Kusadasi (Turkey)

Kusadasi is part of Turkey.  Due to its close proximity to the Greek islands, it's often visited by those cruising the isles as well as those who want to visit the ancient city of Ephesus. And it is gorg. As a fair-weathered Catholic, I remember that name. Ephesus is supposedly the last known city that Mary lived in.  Yes, that Mary, the holy mother of Christ Himself. Also, the Apostle Paul visited Ephesus briefly and literally wrote "Letter to the Ephesians." John supposedly spent the latter part of his life their as well. Can't get more biblical than that. Also notable, the Terrace Houses are really cool, it's like the ancient version of MTV Cribs. Nowadays, those houses would have belonged to billionaires. The most beautiful and best preserved building has to be the Library of Celsus (top photo, I'm standing in front of it). 
Leaving Ephesus, we got a tour of the establishment that they make fancy, thousand dollar rugs out of silk. It was my first (but not the last) experience of apple tea!  Also - apparently cat-calling is socially acceptable in every way, shape, and form in Kusadasi!  Lucky us. That and phrases like, "Oh, you dropped heart."

Crete (Greece)

To be honest, I don't think we saw all there is to see in Crete. I say this because Crete is so gigantic that it basically could be the size of its own county. Our port was at Heraklion, Crete, which is the biggest city on the island.  Lots of boats were docked here. Our tour guide told us that her family lives in Crete and that other parts of it are far more gorgeous. I would love to go back and travel around a bit more! Anyways, we got fish pedis, it was cray. They last about 20 minutes and for the first 10 I was uncomfortably ticklish. The second 10 were a lot more relaxing. That was a bucket list thing, though. Lastly, we did what all basics do when they visit a foreign country, run back to what's most familiar - Starbucks.

Patmos (Greece)

Hats off to Patmos. This was by far the most chill stop for me on our cruise. A group of us sat on the beach, swam in the Mediterranean, and ate some crepes before hopping back on the cruise ship. Also, Patmos is said to be where John wrote the Book of Revelations. Lots more white-washed buildings and cute shops.  Apparently Forbes voted Patmos as one of Europe's Most Idyllic Places to Live and I totally second that decision. You're welcome, Forbes.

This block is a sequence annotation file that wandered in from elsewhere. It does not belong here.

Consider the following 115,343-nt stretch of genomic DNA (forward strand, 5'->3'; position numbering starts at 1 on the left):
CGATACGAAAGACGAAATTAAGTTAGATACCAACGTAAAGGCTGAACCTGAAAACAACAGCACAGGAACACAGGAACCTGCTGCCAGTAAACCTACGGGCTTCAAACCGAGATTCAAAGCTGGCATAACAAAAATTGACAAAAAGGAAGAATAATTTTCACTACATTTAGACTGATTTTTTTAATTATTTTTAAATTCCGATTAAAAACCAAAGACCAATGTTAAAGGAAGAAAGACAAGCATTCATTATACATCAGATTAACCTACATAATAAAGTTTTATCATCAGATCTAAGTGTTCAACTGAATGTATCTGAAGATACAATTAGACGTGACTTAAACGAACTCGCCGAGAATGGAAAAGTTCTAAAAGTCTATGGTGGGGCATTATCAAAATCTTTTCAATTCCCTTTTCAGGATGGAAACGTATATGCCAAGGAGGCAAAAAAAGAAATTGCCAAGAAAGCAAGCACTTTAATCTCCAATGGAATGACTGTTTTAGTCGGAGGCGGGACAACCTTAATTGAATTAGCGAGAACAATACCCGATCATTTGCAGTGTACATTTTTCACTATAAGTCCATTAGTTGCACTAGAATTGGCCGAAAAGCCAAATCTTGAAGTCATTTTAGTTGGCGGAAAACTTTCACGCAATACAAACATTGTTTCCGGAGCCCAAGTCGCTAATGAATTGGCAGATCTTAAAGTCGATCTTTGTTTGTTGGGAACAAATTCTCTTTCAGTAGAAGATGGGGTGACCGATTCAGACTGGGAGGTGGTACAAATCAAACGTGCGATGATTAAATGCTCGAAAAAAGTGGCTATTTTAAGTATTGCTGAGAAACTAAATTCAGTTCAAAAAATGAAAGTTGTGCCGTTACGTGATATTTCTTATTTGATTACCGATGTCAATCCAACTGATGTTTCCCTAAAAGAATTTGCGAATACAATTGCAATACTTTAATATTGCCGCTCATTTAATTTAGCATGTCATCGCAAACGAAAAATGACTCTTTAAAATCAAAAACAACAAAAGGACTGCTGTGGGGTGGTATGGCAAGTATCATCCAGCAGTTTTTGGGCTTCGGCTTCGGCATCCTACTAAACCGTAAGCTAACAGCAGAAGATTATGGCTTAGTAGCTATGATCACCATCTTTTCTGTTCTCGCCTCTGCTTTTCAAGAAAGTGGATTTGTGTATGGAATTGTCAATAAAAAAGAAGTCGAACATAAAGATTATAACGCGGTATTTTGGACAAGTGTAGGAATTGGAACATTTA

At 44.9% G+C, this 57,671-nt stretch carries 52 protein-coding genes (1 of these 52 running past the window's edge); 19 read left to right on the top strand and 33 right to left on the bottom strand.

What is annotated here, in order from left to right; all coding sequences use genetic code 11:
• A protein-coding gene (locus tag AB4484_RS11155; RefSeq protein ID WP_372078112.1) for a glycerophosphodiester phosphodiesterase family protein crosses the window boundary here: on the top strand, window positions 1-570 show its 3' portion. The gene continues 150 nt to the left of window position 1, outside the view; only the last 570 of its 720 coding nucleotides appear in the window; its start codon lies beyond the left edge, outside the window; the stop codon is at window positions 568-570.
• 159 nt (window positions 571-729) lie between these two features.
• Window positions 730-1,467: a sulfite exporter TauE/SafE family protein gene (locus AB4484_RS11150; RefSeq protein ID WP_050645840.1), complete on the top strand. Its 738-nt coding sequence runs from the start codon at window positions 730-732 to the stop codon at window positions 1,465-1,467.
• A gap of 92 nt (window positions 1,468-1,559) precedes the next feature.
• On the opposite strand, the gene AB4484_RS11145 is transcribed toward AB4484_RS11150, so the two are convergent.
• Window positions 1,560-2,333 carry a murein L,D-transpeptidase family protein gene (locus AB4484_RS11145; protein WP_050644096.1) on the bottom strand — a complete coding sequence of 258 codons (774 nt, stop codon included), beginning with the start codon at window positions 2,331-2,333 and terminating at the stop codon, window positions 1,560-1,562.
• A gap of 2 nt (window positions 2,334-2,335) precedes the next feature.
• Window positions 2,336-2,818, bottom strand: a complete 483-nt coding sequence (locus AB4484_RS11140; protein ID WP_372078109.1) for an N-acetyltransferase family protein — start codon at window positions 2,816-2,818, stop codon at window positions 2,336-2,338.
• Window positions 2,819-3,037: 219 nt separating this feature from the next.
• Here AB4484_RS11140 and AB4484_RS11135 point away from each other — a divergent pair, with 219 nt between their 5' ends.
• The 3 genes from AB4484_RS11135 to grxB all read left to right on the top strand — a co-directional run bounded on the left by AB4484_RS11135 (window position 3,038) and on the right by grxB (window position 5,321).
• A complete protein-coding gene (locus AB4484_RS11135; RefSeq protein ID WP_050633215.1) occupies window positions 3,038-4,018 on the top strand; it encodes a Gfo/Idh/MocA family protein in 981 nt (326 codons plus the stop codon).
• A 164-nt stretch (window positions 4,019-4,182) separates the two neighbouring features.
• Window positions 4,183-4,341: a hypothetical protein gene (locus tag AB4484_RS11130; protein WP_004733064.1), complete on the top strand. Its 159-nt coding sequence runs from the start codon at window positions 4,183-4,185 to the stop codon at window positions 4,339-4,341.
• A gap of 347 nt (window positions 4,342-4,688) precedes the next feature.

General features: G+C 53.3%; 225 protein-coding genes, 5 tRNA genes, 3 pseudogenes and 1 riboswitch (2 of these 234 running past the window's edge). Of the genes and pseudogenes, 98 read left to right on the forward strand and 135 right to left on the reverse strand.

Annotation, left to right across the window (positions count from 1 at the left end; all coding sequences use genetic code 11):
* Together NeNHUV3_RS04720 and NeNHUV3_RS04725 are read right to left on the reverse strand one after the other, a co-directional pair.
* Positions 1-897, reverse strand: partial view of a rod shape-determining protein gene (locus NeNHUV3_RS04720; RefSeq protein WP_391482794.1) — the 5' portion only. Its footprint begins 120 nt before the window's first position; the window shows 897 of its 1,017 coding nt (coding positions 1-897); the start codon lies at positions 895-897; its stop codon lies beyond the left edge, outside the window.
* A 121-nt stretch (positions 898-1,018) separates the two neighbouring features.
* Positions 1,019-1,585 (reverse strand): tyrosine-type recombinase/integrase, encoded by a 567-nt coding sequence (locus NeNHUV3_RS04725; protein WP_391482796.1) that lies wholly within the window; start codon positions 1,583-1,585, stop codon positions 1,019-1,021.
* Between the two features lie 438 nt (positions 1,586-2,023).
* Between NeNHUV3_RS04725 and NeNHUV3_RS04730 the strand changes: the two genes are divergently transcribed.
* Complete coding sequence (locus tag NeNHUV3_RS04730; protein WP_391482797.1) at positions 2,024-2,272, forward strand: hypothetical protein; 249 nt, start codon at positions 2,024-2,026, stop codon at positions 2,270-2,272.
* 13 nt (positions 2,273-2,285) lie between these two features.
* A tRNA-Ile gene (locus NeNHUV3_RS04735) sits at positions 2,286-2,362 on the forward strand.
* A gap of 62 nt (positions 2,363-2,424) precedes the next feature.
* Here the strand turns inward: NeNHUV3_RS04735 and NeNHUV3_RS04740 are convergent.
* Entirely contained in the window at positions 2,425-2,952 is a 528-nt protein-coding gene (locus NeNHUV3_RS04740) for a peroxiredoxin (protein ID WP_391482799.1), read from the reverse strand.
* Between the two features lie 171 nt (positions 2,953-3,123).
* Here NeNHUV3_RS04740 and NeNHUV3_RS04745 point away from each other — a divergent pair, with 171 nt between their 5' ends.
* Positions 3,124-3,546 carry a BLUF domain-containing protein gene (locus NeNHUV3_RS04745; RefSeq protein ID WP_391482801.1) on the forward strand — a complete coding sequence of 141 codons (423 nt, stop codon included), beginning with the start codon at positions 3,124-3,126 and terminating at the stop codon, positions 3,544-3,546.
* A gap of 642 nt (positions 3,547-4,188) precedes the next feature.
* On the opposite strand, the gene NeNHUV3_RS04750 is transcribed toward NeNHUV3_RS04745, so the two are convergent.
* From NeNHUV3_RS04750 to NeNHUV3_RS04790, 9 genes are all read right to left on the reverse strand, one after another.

Santorini (Greece)

Now, you know the place. Santorini is beautiful beyond measure, that much is for sure. That postcard-perfect blue domes scene you always think of when you think "Santorini" or even Greece in general. Maybe you saw it on Sisterhood of the Traveling Pants and were like, girl, I gotta go see this. Well, I will tell you, although the town of Oia is beautiful, it is not nearly as picturesque as you imagined when there are 15 cruise ships pulling up per day and parasols galore in your line of vision.  Want to see those blue domes? Better push the lady in front of you with the giant sunhat out of the way. But I digress, it is still magnificent. You truly do have to see it for yourself. I started to get a little claustrophobic and hangry, so we stopped at Lolita's. LITERALLY the best gelato of my life, and remember we had just been to Italy. I got a scoop of coconut and a scoop of pomegranate and it hit. the. spot. They also had great wifi. We ventured into Thira (by bus) and it felt much less crowded than it did in Oia, which made me happier than you know. Crowds are not my thang. We even took the cable car back down to where our boats were docked. I'm not usually scared of heights, but when you're dangling from what appears to be a very thick and wobbly rope, it'll make it a bit more nerve-wracking.

Whether you're a fan of cruises or not, or have yet to find out, you need to make your way to these islands at some point in your lifetime. I kept imagining what it would be like to live there and work in one of the little boutiques in Mykonos, meeting tourists from every country. The different vibes and cultures of the islands will only make sense once you're able to experience it for yourself. 

Stay tuned for the final leg of the journey, Istanbul!

And if you missed it, here's the link to the video I made that highlights moments from my entire Europe trip!